EDWIN G. KELLY, LTJG, USN
Edwin Kelly '30
Date of birth: February 17, 1908
Date of death: March 27, 1935
From the 1930 Lucky Bag:
Lt. (jg) Edwin G. Kelly and Aviation Machinist's Mate 1 class Raymond Carrillo lost their lives when BM-2 from USS Lexington (CV-2) crashed during night bombing practice off La Jolla, Calif. 27 March 1935.
The 1934 Navy Directory lists him as a member of Bombing Squadron (VB) 1B.
He has a memory marker in Texas; he was survived by his wife and unborn son.
Edwin’s brother, Jack, was a graduate of Texas A&M and was captured in the Philippines on the Batan peninsula. He survived the POW camps but was lost when the ship he was on, Oryoku Maru, was bombed by US Navy planes in December 1945.
From Steven Kelly, Edwin's eldest grandson, via email on February 13, 2019:
My grandfather's wife, Virginia, my grandmother, was five months pregnant with my father when my grandfather was killed night flight bomber training while stationed on the USS LEXINGTON (CV-2) 16 miles off of La Jolla. My father, Edwin Harrison Kelly was born 5 months after the crash on July 24, 1935. The only thing recovered from the crash was the tail wheel of the Martin BM-2.
My grandmother remarried 3 years later to another Navy Aviator, Raymond Lee Smith and then along came WWII...my father attended 13 different schools while Commander Smith finished his Navy career in the 1950's.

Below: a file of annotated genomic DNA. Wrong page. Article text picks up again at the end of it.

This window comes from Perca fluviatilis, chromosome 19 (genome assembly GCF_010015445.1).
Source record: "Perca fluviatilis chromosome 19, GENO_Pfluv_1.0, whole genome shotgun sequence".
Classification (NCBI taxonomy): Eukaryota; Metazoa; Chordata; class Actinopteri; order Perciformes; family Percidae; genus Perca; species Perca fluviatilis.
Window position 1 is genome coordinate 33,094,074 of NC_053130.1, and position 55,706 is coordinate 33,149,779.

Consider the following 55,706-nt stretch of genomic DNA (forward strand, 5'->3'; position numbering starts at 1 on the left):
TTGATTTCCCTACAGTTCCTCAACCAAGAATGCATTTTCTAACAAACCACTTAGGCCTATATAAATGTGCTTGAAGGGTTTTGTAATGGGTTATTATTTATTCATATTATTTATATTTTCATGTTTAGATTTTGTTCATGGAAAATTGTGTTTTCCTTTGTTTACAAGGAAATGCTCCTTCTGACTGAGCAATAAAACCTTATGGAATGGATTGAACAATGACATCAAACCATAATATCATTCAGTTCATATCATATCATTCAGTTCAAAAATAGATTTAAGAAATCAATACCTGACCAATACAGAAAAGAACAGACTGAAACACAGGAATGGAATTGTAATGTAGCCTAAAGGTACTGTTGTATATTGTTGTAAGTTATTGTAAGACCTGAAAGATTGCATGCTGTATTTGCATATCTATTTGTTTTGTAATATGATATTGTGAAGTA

I have one brother named Michael Edwin Kelly.
My grandmother used to say that my grandfather, “Jock”/Edwin Green Kelly, was a very nice man, very quiet and smart. Unfortunately their relationship was prematurely cut short because of the night flight dive bomber training accident. She also used to say that they only knew each other for such a short time and that it was painful for her to talk about her first husband.
I am unable to tell any stories about him. I am so sorry that I cannot tell you anything more about my grandfather. If it’s any help my grandmother used to say that I reminded her of him at times...but not really if that makes sense. Both my father and apparently my grandfather Edwin Green Kelly were quiet men, introverts complemented with high intellect.
Once I was old enough to understand my grandmothers pain associated with my real grandfathers death I quit asking about my real grandfather.
My father was in the NROTC at USC. He went on to attain a commission in the Navy. Once deployed at sea he would become deathly sea sick. He had to be medevaced multiple times from sea to shore and that pretty much closed the book on my father's Navy career.
I wish I could tell you stories about my grandfather. My father never talked about his father, probably because he did not know any stories. Either that or he just kept them to himself beause it hurt him.